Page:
Virginia Gov. Glenn Youngkin on Friday vetoed a bill that would have added sexual orientation, gender identity and expression to the state’s definition of bullying.

Lawmakers earlier this year approved House Bill 536, which bisexual state Del. Joshua Cole (D-Fredericksburg) introduced. 

“While I agree with the general purpose of the legislation, regrettably, the General Assembly did not approve my amendments,” said Youngkin in a statement. “Those recommendations would have expanded the definition of bullying to encompass all possible motives.”

“School administrators must work to prevent bullying and support our students’ mental health through a healthy learning environment, but the narrow definition provided in the legislation could be interpreted to exclude groups not included in the Virginia Human Rights Act, such as bullying victims raised with traditional values or those who are in foster care,” added the Republican.

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Man convicted of murder in Fairfax was propositioned by male victim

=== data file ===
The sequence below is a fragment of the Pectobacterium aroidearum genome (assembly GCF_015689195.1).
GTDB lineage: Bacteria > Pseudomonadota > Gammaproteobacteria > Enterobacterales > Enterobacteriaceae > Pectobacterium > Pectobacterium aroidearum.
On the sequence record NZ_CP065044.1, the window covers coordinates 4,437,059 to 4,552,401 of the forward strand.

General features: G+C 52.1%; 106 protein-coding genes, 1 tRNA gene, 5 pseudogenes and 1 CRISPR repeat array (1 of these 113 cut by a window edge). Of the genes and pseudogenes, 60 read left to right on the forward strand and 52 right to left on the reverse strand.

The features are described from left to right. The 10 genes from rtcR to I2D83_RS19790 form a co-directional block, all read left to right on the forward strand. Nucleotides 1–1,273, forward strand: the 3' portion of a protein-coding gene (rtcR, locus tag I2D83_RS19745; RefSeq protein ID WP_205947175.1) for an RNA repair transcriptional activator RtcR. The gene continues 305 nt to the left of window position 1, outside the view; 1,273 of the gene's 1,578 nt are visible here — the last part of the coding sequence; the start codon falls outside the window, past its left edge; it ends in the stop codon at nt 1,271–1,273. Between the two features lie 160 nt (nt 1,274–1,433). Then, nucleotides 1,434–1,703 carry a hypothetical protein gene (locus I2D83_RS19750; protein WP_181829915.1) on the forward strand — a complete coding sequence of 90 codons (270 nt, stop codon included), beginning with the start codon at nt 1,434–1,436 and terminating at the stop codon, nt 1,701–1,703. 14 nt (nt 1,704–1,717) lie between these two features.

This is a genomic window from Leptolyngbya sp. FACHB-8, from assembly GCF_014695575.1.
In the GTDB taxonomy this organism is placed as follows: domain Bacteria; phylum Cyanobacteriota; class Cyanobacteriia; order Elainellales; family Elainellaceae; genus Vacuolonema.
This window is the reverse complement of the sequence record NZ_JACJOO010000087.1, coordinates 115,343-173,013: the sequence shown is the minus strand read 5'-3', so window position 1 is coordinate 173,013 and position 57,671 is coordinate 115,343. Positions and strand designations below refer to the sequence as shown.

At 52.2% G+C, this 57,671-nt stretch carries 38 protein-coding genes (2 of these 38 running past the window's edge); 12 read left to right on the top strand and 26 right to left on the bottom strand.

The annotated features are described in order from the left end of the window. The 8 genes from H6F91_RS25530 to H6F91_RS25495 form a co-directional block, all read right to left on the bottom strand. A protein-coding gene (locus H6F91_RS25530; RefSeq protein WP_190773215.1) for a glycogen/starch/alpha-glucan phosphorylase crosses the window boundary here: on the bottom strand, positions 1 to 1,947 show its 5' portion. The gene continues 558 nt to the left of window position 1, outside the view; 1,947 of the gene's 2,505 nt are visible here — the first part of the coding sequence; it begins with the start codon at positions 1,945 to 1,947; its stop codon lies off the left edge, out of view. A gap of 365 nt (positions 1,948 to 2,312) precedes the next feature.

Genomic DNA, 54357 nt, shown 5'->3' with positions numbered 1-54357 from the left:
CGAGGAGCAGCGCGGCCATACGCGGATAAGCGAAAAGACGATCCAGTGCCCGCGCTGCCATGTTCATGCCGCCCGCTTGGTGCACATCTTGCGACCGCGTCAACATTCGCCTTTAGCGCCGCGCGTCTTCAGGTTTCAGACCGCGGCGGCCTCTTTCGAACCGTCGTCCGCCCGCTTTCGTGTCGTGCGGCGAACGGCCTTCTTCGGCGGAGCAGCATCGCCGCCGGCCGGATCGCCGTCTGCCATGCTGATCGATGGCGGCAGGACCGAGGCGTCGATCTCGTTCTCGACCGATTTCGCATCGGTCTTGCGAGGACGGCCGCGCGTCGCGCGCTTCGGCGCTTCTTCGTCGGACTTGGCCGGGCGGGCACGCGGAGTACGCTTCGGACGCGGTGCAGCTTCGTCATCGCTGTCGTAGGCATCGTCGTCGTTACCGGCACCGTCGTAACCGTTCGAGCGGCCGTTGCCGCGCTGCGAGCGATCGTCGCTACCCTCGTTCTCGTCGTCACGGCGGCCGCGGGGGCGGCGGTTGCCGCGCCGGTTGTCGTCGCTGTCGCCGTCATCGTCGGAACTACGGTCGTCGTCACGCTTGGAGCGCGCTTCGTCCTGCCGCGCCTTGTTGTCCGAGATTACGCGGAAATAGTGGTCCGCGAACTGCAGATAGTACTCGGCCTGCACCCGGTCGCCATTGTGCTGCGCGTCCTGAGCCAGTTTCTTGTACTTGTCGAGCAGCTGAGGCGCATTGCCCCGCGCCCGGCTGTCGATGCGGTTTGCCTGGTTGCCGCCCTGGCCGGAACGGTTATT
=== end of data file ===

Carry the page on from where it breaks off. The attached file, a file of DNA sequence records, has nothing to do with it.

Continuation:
Defendant faces possible 40-year prison term



A Fairfax County Circuit Court jury on May 9 found a 31-year-old man guilty of second-degree murder for the June 10, 2023, stabbing death of a Fairfax City, Va., man after the man propositioned him for sex, according to a statement released by the Office of the Fairfax County Commonwealth’s Attorney.

The statement says Aaron Robertson had been charged with killing Luis Barahona Reyes, 50, in an apparent act of revenge after the two men got off a bus in Fairfax City and Barahona Reyes asked Robertson if he would like to engage in sex.